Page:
- 13 Jan
Paying Your Medical Bills After An Accident
If you have been in an auto accident and received any sort of medical treatment afterwards, you will have to worry about medical bills and health insurance claims. Auto insurance should cover your medical treatment, but most hospitals prefer not to wait to work out who was at fault. If you were not able to give the hospital your health insurance information when you arrived, they will likely try to bill you personally. You or your law firm will be able to get the bill sent to the appropriate party later.
How you’re covered typically depends on the type of insurance plan you have:
At-Fault Insurance Plans
If you have both medical and auto insurance, you may be wondering which will pay for your medical costs. Under at-fault insurance plans, the hospital will start by billing you personally or billing the medical insurance company whose information you provide. Later, the other driver’s auto insurer may reimburse you or your health insurer. If you are among the few drivers who have medical payment coverage on your auto insurance policy, your own insurance company may reimburse you.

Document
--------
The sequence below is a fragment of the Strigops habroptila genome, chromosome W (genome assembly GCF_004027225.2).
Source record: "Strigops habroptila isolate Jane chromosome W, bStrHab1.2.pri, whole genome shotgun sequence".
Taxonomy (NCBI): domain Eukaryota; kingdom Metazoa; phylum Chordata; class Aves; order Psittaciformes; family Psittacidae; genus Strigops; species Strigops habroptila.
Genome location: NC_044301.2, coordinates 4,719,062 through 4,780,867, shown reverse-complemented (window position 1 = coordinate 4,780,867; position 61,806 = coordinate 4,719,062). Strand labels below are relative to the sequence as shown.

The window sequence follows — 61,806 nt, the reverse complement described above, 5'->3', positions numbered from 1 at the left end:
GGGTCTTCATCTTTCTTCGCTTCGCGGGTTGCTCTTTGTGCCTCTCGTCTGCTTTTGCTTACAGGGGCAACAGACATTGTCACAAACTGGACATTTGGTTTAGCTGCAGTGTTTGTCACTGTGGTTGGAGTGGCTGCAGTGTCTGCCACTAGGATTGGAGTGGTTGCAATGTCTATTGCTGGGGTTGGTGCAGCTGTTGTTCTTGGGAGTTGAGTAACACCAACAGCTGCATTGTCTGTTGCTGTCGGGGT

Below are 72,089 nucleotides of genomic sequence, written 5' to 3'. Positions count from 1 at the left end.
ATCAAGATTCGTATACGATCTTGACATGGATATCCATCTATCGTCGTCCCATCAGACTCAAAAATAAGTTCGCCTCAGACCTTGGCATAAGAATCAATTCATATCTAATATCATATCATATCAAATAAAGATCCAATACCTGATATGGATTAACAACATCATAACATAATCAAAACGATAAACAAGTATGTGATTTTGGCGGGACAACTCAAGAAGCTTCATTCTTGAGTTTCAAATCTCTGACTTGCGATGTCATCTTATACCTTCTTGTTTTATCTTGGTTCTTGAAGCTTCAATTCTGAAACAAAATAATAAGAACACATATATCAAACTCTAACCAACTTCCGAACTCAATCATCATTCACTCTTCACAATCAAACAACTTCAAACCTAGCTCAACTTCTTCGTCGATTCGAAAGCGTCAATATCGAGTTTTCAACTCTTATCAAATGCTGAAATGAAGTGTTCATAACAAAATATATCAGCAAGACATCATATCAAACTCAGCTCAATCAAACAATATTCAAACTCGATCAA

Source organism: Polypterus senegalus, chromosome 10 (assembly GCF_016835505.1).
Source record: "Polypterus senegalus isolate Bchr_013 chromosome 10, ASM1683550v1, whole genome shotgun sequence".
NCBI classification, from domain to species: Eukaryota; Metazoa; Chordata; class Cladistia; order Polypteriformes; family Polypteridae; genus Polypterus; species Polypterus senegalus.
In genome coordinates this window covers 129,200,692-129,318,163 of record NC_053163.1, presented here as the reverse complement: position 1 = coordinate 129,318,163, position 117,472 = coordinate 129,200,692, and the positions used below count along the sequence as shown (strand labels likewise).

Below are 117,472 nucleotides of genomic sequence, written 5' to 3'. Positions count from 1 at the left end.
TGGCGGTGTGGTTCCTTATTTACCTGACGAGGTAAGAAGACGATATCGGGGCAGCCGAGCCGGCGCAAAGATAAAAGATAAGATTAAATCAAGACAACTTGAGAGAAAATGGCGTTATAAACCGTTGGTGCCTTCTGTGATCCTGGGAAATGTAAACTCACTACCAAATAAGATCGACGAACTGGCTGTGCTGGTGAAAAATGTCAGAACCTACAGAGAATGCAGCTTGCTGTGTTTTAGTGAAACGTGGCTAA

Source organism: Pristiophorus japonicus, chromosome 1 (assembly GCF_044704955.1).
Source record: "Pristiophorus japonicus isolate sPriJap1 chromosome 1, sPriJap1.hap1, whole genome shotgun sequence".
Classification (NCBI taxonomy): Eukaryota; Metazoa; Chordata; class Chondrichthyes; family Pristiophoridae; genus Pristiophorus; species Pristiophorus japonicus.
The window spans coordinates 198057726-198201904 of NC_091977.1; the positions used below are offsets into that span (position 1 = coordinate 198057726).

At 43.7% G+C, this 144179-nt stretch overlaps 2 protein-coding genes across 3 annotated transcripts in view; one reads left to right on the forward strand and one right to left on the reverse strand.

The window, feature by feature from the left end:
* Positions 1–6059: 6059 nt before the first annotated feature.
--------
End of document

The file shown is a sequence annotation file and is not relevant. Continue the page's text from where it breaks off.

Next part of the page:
No-Fault Insurance Plans
If you have no-fault insurance (PIP coverage), your auto insurance company should pay. The hospital may bill you personally at first, but it should be simple to transfer the obligation to your insurer. You may still have a deductible under your PIP policy. If your bills are higher than the amount of PIP coverage you have, any medical insurance will take over after your auto insurance coverage is used up.
If there are problems, keep in mind that most states ultimately hold you responsible for your own medical bills, regardless of whether insurance should cover it. That means you should act quickly if the insurance company refuses to meet its obligations.